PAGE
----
High altitude retinopathy

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High altitude retinopathy encompasses a spectrum of pathological retinal changes occurring in unacclimatized individuals exposed to hypobaric hypoxia encountered at high altitudes. Affected individuals are usually asymptomatic and typical features, including retinal hemorrhages and papilledema, generally resolve spontaneously without adverse visual outcomes on descent to lower altitudes.

Climbers on Mount Everest. (© 2016, Mário Simoes. Used under a Creative Commons Attribution License.)

Disease Entity

ICD-10:

  • H35.09 - other intra-retinal microvascular abnormalities
  • T70.29 - other effects of high altitude

Disease

High altitude retinopathy (HAR) is one of four clinical entities comprising the altitude illness syndrome; the others being acute mountain sickness (AMS), high altitude cerebral edema (HACE) and high altitude pulmonary edema (HAPE). High altitude retinopathy encompasses a spectrum of pathological retinal changes occurring in unacclimatized individuals exposed to hypobaric hypoxia encountered at high altitudes and may reflect individual susceptibility to pathology.

Etiology

Various vascular compensatory mechanisms and pathological responses induced by hypobaric hypoxia, and potentially exacerbated by physical exertion and Valsalva effects, are thought to cause the physiological and pathological retinal changes observed in individuals ascending to high altitudes.[1][2]

Risk Factors

Sequential color fundus photographs in a case of high altitude retinopathy, demonstrating the development of retinal hemorrhages over the course of high altitude ascent and descent. (© 2011, Daniel Barthelmes et al.[6] Used under a Creative Commons Attribution License.)

Altitude illness

Independent risk factors for the development of altitude illness include:[3][4]

  • altitude reached;
  • individual susceptibility;
  • rate of ascent.

High altitude retinopathy

Specific risk factors for HAR include:[5][6][7]

HAR has also been noted to occur more frequently in young and physically well-trained individuals, especially those undergoing strenuous activity at high altitudes.[8][9]

Use of non-steroidal anti-inflammatory drugs (NSAIDs) has been implicated as a possible risk factor for HAR, but study findings are contradictory.[6][7]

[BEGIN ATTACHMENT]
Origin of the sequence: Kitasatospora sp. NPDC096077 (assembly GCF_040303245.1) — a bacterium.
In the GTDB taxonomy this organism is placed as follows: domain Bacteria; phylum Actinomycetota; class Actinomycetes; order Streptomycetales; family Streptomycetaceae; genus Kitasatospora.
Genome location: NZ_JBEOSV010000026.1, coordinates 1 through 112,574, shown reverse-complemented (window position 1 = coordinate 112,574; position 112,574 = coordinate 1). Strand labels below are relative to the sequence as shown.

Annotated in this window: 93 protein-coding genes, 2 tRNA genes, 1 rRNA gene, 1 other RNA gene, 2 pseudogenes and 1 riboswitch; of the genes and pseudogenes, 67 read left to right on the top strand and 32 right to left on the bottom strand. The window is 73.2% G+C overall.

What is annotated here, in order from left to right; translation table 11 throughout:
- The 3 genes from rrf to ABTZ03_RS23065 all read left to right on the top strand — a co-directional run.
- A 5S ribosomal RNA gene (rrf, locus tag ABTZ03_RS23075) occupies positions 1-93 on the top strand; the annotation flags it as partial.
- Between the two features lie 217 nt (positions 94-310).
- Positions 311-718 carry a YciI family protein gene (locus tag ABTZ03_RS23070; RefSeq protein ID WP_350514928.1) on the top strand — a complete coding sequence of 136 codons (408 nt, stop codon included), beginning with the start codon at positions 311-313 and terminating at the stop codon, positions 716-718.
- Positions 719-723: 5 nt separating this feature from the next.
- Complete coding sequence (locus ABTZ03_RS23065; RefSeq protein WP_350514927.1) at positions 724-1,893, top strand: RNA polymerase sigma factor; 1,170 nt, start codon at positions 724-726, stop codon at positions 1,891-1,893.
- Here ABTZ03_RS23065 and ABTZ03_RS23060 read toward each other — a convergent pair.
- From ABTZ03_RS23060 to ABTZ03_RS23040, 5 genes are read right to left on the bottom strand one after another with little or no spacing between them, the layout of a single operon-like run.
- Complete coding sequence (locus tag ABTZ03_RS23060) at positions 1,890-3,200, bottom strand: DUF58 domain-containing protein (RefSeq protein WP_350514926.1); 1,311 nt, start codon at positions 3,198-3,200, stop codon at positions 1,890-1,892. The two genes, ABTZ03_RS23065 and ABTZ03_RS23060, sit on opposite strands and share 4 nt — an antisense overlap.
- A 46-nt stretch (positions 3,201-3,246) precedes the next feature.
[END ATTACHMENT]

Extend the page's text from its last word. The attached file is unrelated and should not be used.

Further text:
Physiology

Systemic

Hypobaric hypoxia experienced at high altitudes induces a number of compensatory physiologic mechanisms to counteract the resultant hypoxemia. Such homeostatic mechanisms include an increase in cardiac output and ventilation; modification of blood flow by local and systemic auto-regulatory adjustments in regional vascular systems; a right shift of the oxygen-hemoglobin dissociation curve; and a later secondary polycythemia resulting in an increased hemoglobin concentration and hematocrit.[9]

Regional

Increased retinal blood flow, decreased retinal circulation time, retinal vasodilation and an absolute increase in retinal vascular blood volume are important auto-regulatory responses aimed at maintaining tissue oxygenation in eyes exposed to chronic hypoxia.[10] These regional compensatory responses typically cause a clinically observable increase in the diameter and tortuosity of retinal vessels and disc hyperemia, which are considered normal responses and are seen in almost all individuals at high altitude.[1][5] Choroidal vessels can also auto-regulate but early studies suggest that choroidal vessels do not operate normally at full-flow capacity.[11] Studies are providing more information as available tools to study the choroid are reported.

Pathophysiology

The development of HAR is hypothesized to involve systemic hypoxic effects on the eye despite regulatory attempts by the retinal circulation to achieve homeostasis.[6] In addition to the physiological changes mentioned above, various superimposed pathological factors are thought to contribute to the development of HAR.[12] However, due to difficulties with experimentation at high altitude, the following may be based on retinal pathophysiology at normal oxygen concentrations and should be carefully reviewed to assess various questions vision scientists may have:
Proposed pathophysiological mechanism for the development of typical features of high altitude retinopathy (adapted from Shults et al., 1975[2]).
  • Increased expression of nitric oxide (NO) and vascular endothelial growth factor (VEGF) cause a breakdown of the inner blood-retinal barrier, leading to vasodilation, increased vascular permeability and capillary proliferation.[13][14]
  • Increased hematocrit and hemoglobin concentration leads to increased blood viscosity, increased coagulability and decreased oxygen transport capacity.[8]